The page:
That evening, there'll be an event in Toronto's Parkdale neighbourhood, home to the Rivera family, Dean Walcott, Dale Landry, Ryan Johnson and other resisters live. This is a neighbourhood event organized by the community itself - mothers from Kim's day-care, people she knows through the local health centre, her son's school - working Canadians, many of whom are also immigrants. I'll post details as I have them.
If you want to plan a small solidarity event in your community, this might be the night to do it.
Thursday, January 22, will be a national call-in day focusing on Immigration Minister Jason Kenney & Prime Minister Stephen Harper.
Friday, January 23 will be a day to call or drop by your local MP's office to ask what they are doing to support resisters.
The War Resisters Support Campaign encourages people of peace throughout Canada to use the framework of "Let them Stay Week" to be creative and organize local events in support of war resisters.
Any group you belong to - faith, peace, labour, LGBT, environment - can get involved. Please send this information to your membership and invite them to act.
Supporting resistance to war is a concrete way of supporting peace. And giving refuge to military resisters speaks to the kind of society we want Canada to be.
We are also collecting signatures of prominent Canadians for an open letter to Immigration Minister Jason Kenney. If you have any leads in this regard, please get in touch with me.
This article, by Janice Tibbetts and Linda Nguyen, was originally published in the National Post, July 15, 2008
OTTAWA -- In their battle to secure asylum in Canada, U.S. military deserters are being sorted into winning and losing camps by the Federal Court, which some lawyers contend has been inconsistent and confusing in its treatment of war resisters.
In six court decisions in the last two years, there have been four losers and two winners among the first batch of former soldiers to challenge their defeats at the Immigration and Refugee Board.
"We've got a divided court," said Toronto lawyer Geraldine Sadoway, whose client, Justin Colby, recently lost his refugee bid, after fleeing to Canada two years ago following a one-year stint as a medic in Iraq.
Ms. Sadoway says she cannot figure out why the Federal Court rejected Mr. Colby's claim on June 26, only one week before it handed the first ever victory to deserter Joshua Key, who also served in Iraq.
The court ordered the refugee board to reconsider Mr. Key's claim, on the grounds that the U.S. soldier witnessed enough human rights abuses during a stint in Iraq that he could be eligible to qualify for asylum.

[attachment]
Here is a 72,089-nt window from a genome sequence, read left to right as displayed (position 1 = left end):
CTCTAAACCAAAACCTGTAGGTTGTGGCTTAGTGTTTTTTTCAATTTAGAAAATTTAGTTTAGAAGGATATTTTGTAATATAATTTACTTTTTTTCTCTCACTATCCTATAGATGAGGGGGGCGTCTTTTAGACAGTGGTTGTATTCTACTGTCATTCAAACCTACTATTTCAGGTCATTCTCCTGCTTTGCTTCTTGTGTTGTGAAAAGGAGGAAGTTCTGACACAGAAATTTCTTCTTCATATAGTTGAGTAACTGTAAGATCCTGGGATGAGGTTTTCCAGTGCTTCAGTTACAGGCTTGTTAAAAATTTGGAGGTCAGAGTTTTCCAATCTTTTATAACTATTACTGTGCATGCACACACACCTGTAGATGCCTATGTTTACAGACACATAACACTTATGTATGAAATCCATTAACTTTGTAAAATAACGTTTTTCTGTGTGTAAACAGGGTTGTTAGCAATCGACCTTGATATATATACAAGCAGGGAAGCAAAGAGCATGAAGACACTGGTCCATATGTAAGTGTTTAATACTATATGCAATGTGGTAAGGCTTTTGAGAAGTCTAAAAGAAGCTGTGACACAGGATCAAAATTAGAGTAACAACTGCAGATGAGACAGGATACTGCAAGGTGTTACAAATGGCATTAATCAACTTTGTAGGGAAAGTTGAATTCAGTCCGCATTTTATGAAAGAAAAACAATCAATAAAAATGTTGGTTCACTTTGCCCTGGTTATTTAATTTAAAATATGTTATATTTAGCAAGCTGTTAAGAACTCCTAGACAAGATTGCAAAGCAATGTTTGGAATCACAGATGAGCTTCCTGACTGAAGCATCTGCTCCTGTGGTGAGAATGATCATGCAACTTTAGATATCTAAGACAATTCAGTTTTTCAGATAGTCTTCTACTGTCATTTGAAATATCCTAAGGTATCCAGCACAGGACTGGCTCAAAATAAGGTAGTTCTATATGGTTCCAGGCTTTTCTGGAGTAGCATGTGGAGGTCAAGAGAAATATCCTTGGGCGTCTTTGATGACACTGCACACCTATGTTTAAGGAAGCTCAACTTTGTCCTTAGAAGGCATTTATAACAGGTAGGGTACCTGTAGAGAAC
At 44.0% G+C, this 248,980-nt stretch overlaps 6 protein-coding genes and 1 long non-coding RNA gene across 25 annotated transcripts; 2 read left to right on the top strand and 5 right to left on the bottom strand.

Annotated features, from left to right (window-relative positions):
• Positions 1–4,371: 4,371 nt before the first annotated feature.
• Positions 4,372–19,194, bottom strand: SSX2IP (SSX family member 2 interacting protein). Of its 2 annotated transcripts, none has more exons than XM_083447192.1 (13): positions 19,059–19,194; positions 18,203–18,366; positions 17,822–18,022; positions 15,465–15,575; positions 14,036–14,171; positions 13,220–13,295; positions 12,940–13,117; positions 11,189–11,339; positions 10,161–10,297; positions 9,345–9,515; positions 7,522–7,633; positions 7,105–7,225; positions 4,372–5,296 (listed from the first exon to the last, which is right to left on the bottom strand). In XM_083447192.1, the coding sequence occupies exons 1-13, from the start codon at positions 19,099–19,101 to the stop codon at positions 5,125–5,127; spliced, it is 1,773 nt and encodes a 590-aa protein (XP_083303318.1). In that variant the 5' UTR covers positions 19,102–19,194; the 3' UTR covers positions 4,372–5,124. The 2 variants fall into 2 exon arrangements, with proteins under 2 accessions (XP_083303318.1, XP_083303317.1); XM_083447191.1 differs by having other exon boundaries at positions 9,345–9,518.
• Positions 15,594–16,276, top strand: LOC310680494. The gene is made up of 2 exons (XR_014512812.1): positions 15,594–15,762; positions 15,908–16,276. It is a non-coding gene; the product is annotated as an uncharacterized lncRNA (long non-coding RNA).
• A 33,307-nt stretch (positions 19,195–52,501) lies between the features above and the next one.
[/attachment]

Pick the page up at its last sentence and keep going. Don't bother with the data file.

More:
Ms. Sadoway attributes the apparently conflicting rulings to the fact that different judges decided the cases and that the court is still trying to find its way in the emerging issue of how to deal with dozens of army deserters whom the refugee board has concluded do not fit the traditional mould for asylum.
Toronto lawyer Jeffry House, who represented Mr. Key, said that one clear difference between the Saskatchewan father and other claimants [except Colby] is that Key served in Iraq and says he witnessed severe human rights abuses during military-condoned home invasions of Iraqi civilians.
"I think that reopens the case for anybody who was in Iraq and whose case was based on that kind of analysis," said House.
Three other military deserters who lost in the Federal Court -- Brandon Huey, Jeremy Hinzman and Robin Long -- were never deployed to the middle-Eastern country. Mr. Long was deported Tuesday, making him the first U.S. soldier to be kicked out of Canada.
"I can confirm that a removal has taken place," said CBSAspokeswoman Shakila Manzoor. She would provide no further details about the deportation.
The 25-year-old filed a refugee claim with the Immigration and Refugee Board in 2005, arguing that he would suffer irreparable harm if he was sent back to the U.S. He also claimed that he would be forced to participate in "war crimes" if he was stationed in Iraq.
Mr. Long has been in CBSA custody since last October, when he was arrested on a Canada-wide warrant at his home in Nelson, B.C., after the board struck down his refugee claim and ordered him out of the country.
His last appeal for refugee status was denied Monday by the Federal Court.
Mr. Long is being transferred to Fort Carson in Colorado, where he will continue with his former unit until it's decided how his case will proceed, said Ryan Brus, a spokesman for Fort Knox, Ky., where Long was stationed before he deserted.
"The unit commander will look at the facts and make a decision about what disciplinary actions will ensue," Mr. Brus said from Kentucky. "A recommendation will be made about what will happen to this soldier."
Messrs. Huey, Hinzman and Long all argued their cases on the grounds that they would face imprisonment if they were returned to the U.S. after deserting the military, a prospect that the court has rejected.
Corey Glass, who deserted the National Guard after his first tour in Iraq, was given a last-minute reprieve by the Federal Court last week to stay in Canada until the court decides whether to hear his appeal of his defeat before the Immigration and Refugee Board.